It is a weekend of anticipation for Uganda's LGBTI community. For them, the doors of the church have long been closed. So when Pope Francis' long-awaited first visit to Africa as leader of the Catholic Church brings him to Kampala on Friday, they hope that he comes bearing a message of tolerance after years of persecution, violence and, at times, death.
Homosexuality is illegal in Uganda under an archaic, colonial-era law. Last year, the country enacted an anti-gay bill, an early draft of which called for the death penalty for homosexual. The final version made them punishable by life in prison, although this was later overturned.
However,according to Sexual Minorities Uganda, a non-governmental umbrella organisation that defends the rights of Uganda's LGBTI community, 96 percent of Ugandans believe homosexuality is unacceptable. Homophobia is deeply entrenched and widely accepted within the country.
It is an issue that has divided the more conservative African church leaders, eager to retain a rapidly growing Catholic population, and a seemingly progressive pontiff.
Frank Mugisha is one of Uganda's most prominent LGBTI activists and the executive director of Sexual Minorities Uganda. A practising Catholic, he tells Al Jazeera's Priyanka Gupta, that the pope's visit has brought both hope and disappointment.
Al Jazeera: How does the Catholic Church treat the LGBTI community in Uganda?
Frank Mugisha: The Catholic Church in Uganda has been in alliance with all the other churches in condemning and discriminating against LGBTI persons. The language that preachers use and the anti-gay statements make people who are even in the closet feel discriminated against.
Church is a place for love, for refuge and for peace and support, but that support is not given to them. They feel they have been let down by the church a lot.
Ugandans are very Christian and very religious. Eighty percent of our population is Christian. If you belong to the society, you need to belong to the church. But LGBTI persons can't. Some of them haven't been able to reconcile their faith and their sexuality and cannot go to the church.
Al Jazeera: Have you ever felt discriminated against by the church?
Frank Mugisha: I go to a city church and it is less hostile because there are many people. The priest will not even notice who is in church or not, but local churches in my neighbourhood, those I avoid.
If the priest knows me he will teach against homosexuality. It happened a year ago, when I went to the local church and he started preaching against gay people. It made me very insecure because even though he didn't take my name, people know who I am.
Al Jazeera: What hopes and expectations do gay, Catholic Ugandans have of the pope's visit?
Frank Mugisha: We hope the pope will talk about acceptance in the Catholic community, and an end to discrimination, hatred and violence towards LGBTI persons in Uganda.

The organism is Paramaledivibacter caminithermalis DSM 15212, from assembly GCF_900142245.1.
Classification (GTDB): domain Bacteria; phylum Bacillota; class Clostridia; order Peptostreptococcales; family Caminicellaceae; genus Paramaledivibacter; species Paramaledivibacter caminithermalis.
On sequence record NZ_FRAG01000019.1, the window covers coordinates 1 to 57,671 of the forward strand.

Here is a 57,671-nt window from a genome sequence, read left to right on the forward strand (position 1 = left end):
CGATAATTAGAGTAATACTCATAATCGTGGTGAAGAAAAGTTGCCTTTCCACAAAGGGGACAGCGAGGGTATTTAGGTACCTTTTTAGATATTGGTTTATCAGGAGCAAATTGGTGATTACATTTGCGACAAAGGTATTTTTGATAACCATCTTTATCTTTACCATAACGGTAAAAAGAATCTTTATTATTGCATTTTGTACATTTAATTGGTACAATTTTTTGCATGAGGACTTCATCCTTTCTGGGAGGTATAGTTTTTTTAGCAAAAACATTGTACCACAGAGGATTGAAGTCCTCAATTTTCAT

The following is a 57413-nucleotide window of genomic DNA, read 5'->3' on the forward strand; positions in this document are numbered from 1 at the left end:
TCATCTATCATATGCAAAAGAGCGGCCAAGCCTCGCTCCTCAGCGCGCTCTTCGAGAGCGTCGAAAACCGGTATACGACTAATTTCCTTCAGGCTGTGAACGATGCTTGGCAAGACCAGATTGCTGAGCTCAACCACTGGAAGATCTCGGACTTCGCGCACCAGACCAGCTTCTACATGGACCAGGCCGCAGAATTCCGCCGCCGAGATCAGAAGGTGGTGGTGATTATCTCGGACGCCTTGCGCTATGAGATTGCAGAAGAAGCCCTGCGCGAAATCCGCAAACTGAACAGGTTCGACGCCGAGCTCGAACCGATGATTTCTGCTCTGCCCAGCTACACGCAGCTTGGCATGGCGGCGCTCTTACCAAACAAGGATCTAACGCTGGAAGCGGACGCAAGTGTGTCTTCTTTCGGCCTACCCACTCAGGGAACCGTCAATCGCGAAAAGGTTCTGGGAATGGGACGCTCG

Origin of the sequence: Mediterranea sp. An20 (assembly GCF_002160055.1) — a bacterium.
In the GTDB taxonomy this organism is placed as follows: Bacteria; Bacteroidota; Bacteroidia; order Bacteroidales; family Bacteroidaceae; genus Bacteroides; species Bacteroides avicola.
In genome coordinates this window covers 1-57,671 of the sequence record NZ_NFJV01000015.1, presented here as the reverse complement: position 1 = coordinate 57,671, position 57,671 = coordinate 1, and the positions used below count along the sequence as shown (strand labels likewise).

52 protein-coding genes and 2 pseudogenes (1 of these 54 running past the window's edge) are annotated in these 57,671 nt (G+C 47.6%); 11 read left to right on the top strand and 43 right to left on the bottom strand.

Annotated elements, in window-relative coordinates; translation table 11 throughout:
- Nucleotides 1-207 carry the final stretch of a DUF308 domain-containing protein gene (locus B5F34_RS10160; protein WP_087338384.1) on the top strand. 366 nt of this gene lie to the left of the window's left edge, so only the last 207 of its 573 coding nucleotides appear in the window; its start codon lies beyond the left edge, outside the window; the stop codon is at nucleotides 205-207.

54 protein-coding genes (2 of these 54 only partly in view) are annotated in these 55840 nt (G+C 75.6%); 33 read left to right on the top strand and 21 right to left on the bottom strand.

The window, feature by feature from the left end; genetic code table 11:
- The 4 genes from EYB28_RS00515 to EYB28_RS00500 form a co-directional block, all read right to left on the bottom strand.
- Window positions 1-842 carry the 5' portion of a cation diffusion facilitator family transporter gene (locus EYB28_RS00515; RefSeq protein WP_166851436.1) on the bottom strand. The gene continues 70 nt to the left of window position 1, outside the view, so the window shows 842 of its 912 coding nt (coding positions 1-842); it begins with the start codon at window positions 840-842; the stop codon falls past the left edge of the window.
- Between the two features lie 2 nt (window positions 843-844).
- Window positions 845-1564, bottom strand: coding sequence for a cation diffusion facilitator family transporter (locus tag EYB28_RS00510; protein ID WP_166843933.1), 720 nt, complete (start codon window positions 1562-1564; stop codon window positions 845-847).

I feel that Pope Francis is liberal and has talked about many issues, but I still think he can say more - that LGBTI people should be welcome in the church, that they should not be discriminated against. Then the violence against us will reduce significantly. If he says something, the Catholic Church here will take that seriously.
Al Jazeera: It still hasn't been confirmed whether you and other LGBTI activists will be permitted to meet the pope during his visit. Are you disappointed by this? If you were to meet him, what would you say?
Frank Mugisha: Yes, I am disappointed. It would have been a very good gesture and the start of a conversation with the Catholic Church on accepting LGBTI Catholics in the church.
I would have told the pope that Ugandans love him so much, and so do LGBTI Ugandans, and we - all Ugandans - want the same things: to live with each other in peace. So, the churches that discriminate against us the most should preach tolerance and acceptance.
But I still hope that somehow we can go, or some of our representatives can meet the pope and we can tell him what we suffer.
Al Jazeera: What do you think about Pope Francis' position on same sex relations and marriage?
Frank Mugisha: I don't see the Vatican taking a direct position on the issue. If it was, then the Catholic Church here in Uganda would echo it.
I think Pope Francis is very progressive compared with many Catholic leaders and he can do more or say more.
Al Jazeera: Which church has been most vocal in their opposition to homosexuality in Uganda?
Frank Mugisha: Evangelicals are more extreme. Homophobia is imported from the West. All extreme evangelical criticism has come from the West, which created it. They have come with misinformation about homosexuality, especially the evangelicals from the US.
Al Jazeera: The anti-homosexuality bill was annulled last year, but being gay is still illegal in Uganda. Is it dangerous to be a gay Ugandan?
Frank Mugisha: Yes, there is still a colonial [era] law in Uganda on homosexuality, so it makes every known or perceived LGBTI person at risk of hate crimes, arrest, blackmail and extortion, public humiliation. The media can out them. The risk at the moment is mostly from the public.